One of the readers that I most enjoy reading is the French writer Pascal Emmanuel Gobry. He is able to give a view of American politics from a very different standpoint than most of us. He recently came up with a manifesto to reform the GOP. If you have some time, please read it. I want to life a point he makes about social conservatism and the GOP. Gobry goes contrary to some reformers in how the GOP handles this faction of the party.
The Republican Party can’t win without social conservatives. There’s roughly a third of voters in this country who are committed social conservatives. What that means is that Republicans can’t get to 51 with just those people, but it also can’t get to 51 without them. This is for “upper-middle” reform conservatives who think the Republican Party’s problem is social conservatism. There is simply no path to victory for a socially liberal Republican Party. Period. Maaaybe the GOP is in danger of becoming a “Bible Belt rump” if it goes too much in the social conservatism direction, but there’s no doubt that if it goes too much in the social liberal direction it will become a Northeastern nothingburger. More deeply, it is deeply fitting and consistent (as we’ll see in greater depth below) that the GOP be an economically and socially conservative party, since economic dynamism creates churn and disruption in people’s lives–churn and disruption which can be alleviated either through big government which destroys freedom and kills the goose that lays the golden eggs, or through vibrant cultural, social and local institutions.
This message is directed at me and others who tend to be more socially liberal. I’ve longed thought the problem with the party is it’s social conservatism. If we just got rid of them, I thought, then everything would be great. As much as I want to believe that, I’m coming to the conclusion that we just aren’t going to get a socially liberal Republican party. I can envision a party that welcomes social liberals as well as social conservatives, but I don’t see the party totally abandoning social conservatism. The problem boils down to who shows up. Social conservatives tend to be the most committed members of the GOP. They are the ones that are involved in party politics and in the footwork of getting candidates elected. The more moderate folk tend to not be as involved and in most cases tend to be somewhat standoffish in dealing with the party. I’ve learned this over my years of being involved in more moderate GOP groups; we want the party to bend to our will, we just don’t want to work that hard to get it done.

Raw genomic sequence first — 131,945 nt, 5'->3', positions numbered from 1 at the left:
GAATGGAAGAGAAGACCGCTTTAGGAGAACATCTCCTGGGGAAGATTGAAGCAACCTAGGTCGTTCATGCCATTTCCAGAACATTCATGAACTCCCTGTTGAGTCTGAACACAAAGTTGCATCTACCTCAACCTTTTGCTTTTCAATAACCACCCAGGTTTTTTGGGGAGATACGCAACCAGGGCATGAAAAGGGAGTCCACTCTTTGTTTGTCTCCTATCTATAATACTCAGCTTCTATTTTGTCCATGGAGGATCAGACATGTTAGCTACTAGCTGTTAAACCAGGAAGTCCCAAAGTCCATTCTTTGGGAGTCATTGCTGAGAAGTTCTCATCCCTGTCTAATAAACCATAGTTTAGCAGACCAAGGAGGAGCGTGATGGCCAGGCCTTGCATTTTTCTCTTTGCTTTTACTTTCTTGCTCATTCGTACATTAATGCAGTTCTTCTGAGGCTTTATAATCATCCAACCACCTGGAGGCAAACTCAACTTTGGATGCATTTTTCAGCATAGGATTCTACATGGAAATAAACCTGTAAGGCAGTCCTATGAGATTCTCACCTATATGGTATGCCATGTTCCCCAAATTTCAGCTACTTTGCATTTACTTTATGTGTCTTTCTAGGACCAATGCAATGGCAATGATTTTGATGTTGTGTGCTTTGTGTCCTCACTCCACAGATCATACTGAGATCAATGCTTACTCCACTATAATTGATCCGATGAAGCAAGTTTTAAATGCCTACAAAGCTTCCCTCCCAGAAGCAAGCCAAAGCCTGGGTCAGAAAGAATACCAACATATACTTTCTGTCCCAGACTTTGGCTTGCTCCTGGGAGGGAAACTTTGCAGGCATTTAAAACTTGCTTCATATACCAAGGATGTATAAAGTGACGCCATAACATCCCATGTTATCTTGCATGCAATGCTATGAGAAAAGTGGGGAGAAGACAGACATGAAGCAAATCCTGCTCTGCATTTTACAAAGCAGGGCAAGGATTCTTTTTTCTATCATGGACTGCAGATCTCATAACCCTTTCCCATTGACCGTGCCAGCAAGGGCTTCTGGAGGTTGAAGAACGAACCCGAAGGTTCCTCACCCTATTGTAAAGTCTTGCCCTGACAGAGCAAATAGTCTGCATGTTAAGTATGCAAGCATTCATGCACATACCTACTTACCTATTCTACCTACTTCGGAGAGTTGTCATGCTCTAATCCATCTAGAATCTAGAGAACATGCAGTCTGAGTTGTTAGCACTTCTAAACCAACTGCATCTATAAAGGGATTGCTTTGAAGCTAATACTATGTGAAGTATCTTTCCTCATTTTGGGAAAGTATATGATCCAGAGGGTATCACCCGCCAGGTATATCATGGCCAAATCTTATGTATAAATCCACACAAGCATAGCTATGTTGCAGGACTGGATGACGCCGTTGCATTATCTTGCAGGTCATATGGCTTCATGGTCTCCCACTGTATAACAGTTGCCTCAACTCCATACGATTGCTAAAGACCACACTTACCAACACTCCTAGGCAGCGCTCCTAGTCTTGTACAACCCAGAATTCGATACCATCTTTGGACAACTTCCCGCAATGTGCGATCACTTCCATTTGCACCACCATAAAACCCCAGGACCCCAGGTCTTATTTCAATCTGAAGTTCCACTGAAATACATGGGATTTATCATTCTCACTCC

Which is why the recent op-ed by two straight interns at Log Cabin is dear to my heart, but isn’t realistic and in some cases antithetical to the cherished “big tent” we want. In the article, Mack Feldman and Lisa Schoch advocate for the party to give up its opposition to same sex marriage or face losing the vote of social moderates:
A recent study by the College Republican National Committee suggests that young voters have an appetite for a more moderate GOP. Forty-nine percent of respondents maintained that same-sex marriage should be legal, half of whom indicated that “they would probably or definitely not vote for a candidate with whom they disagreed on same-sex marriage, even if they were in agreement on taxes, defense, immigration and spending.” In other words, the GOP’s opposition to marriage equality definitively eliminates at least one-fourth of its youth vote, regardless of the relevance or appeal of its other conservative policies.
Despite efforts to convince themselves otherwise, the Republican Party needs to accept that social matters do make a difference. Indeed, as the CRNC report illustrates, social concerns — including support of same-sex marriage — are increasingly a priority for young voters, with fiscal policies threatening to take a backseat.
There are two problems with their reason and they line up somewhat to Gobry’s views. First, Feldman and Schoch assume that if the GOP modernized its stance on same sex marriage, then a whole tide of voters will come and vote GOP. But I think this view is missing some key factors. First, if the GOP does change its stance, we also have to face the fact that part of the reason that the GOP lost votes in the last general election wasn’t simply because of social issues, but economic issues as well:
In order to win, therefore, Republicans need to find a way to adapt Reagan’s core insights–”government that rides with us, not on our backs”–in a way that directly addresses the front-of-mind day-to-day concerns of the lower-middle in the 21st century. These concerns include: unemployment, economic insecurity, wage stagnation, healthcare (security and affordability), education, quality of life, etc. And remember, lower-middle people are not ideologues. Maybe capital gains tax cuts or a flat tax would create a rising tide that would lift all boats. Reform conservatives love them some tax cuts. But people in the lower-middle ain’t buyin’ it. If Republicans don’t have good, credible, conservative policies to address these concerns, lower-middle people will vote for Democrats if only by default. This is the story of 2012. Lower-middle people don’t like Obamacare but they still swung the election for Obama because Romney’s alternative to Obamacare was (perceived to be) zilch. At least the Obama agenda realized what their concerns were and addressed them.